Transportation Hubs

The talk of the day in New York, the completed World Trade Center Transportation Hub, designed by Santiago Calatrava, an enormous white building in the shape of dinosaur bones or winged dove, providing New Yorkers with a design experience of the type we have not seen in our daily life for years. A giant cathedral, an object full of light and movement, it comes to fill the tragic location with hope and beauty and to allow the public to enjoy architecture. Transportation hubs have traditionally marked ambitious and innovative directions in modern architecture since the early years of the 20th century. The Metro stations, which Hector Guimard completed in Paris just in time for the celebration of the new century in the Universelle Exposition of 1900, and their contemporary, Otto Wagner’s Karlsplatz Stadtbahn Station made of a steel framework with marble slabs in the new modern style initiated by the Secessionists. In 1910, New Yorkers first enjoyed the Pennsylvania Station, one of the city’s most spectacular public buildings, designe by McKim, Mead, and White, and has since demolished. In 1962, Eero Saarinen completed his seminal TWA Flight Center at John F. Kennedy International Airport, featuring a prominent wing-shaped roof, which has inspired Calatrava’s WTC Transportation Hub.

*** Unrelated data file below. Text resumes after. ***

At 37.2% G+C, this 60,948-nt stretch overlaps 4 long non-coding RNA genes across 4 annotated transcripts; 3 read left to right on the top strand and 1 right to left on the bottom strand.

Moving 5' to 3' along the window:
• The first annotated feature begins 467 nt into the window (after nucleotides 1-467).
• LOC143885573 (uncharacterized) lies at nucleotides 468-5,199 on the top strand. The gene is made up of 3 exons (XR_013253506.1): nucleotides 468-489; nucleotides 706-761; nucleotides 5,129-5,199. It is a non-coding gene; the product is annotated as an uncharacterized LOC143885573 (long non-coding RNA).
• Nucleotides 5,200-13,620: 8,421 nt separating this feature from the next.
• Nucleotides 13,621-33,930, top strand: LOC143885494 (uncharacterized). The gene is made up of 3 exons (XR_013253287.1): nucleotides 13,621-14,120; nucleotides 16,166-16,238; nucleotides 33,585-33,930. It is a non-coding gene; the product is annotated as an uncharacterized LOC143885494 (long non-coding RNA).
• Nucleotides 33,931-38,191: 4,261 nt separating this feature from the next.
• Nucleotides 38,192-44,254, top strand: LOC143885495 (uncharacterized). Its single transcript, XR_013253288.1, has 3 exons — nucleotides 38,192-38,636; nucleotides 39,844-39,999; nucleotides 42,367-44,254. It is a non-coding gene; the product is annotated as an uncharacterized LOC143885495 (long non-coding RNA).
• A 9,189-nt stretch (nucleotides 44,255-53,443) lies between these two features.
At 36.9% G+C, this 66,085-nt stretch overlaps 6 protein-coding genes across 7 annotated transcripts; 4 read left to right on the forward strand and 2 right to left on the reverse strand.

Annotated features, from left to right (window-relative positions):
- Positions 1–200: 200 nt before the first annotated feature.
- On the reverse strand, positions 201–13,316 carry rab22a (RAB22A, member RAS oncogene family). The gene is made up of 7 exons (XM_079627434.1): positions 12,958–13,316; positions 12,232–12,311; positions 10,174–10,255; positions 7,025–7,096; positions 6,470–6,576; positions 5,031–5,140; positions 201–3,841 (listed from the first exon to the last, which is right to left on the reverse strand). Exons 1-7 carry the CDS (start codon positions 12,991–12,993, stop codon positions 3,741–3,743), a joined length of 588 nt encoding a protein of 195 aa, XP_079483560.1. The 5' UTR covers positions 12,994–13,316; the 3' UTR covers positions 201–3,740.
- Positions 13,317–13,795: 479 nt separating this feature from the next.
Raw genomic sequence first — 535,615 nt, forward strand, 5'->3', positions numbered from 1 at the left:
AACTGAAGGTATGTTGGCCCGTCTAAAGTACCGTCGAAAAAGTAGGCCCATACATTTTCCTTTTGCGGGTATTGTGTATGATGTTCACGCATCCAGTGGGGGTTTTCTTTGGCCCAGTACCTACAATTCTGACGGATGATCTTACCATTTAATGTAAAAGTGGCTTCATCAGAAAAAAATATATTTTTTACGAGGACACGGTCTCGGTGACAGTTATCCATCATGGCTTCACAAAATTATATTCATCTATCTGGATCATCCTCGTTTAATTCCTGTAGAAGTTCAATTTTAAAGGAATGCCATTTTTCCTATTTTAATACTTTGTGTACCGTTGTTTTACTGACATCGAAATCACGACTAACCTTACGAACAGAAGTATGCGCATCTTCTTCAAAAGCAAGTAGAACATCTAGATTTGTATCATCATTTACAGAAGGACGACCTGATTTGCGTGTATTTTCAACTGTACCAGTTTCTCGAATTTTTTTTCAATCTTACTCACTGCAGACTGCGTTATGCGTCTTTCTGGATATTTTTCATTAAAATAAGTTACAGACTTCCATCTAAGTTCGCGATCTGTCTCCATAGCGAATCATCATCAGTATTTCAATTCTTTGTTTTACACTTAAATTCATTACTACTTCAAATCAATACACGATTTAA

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Metro Station entrance by Hector Guimard, 1900

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Otto Wagner’s Karlsplatz Stadtbahn Station

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Pennsylvania Station by McKim, Mead, and White, 1910

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Eero Saarinen’s TWA Flight Center at John F. Kennedy International Airport, 1962

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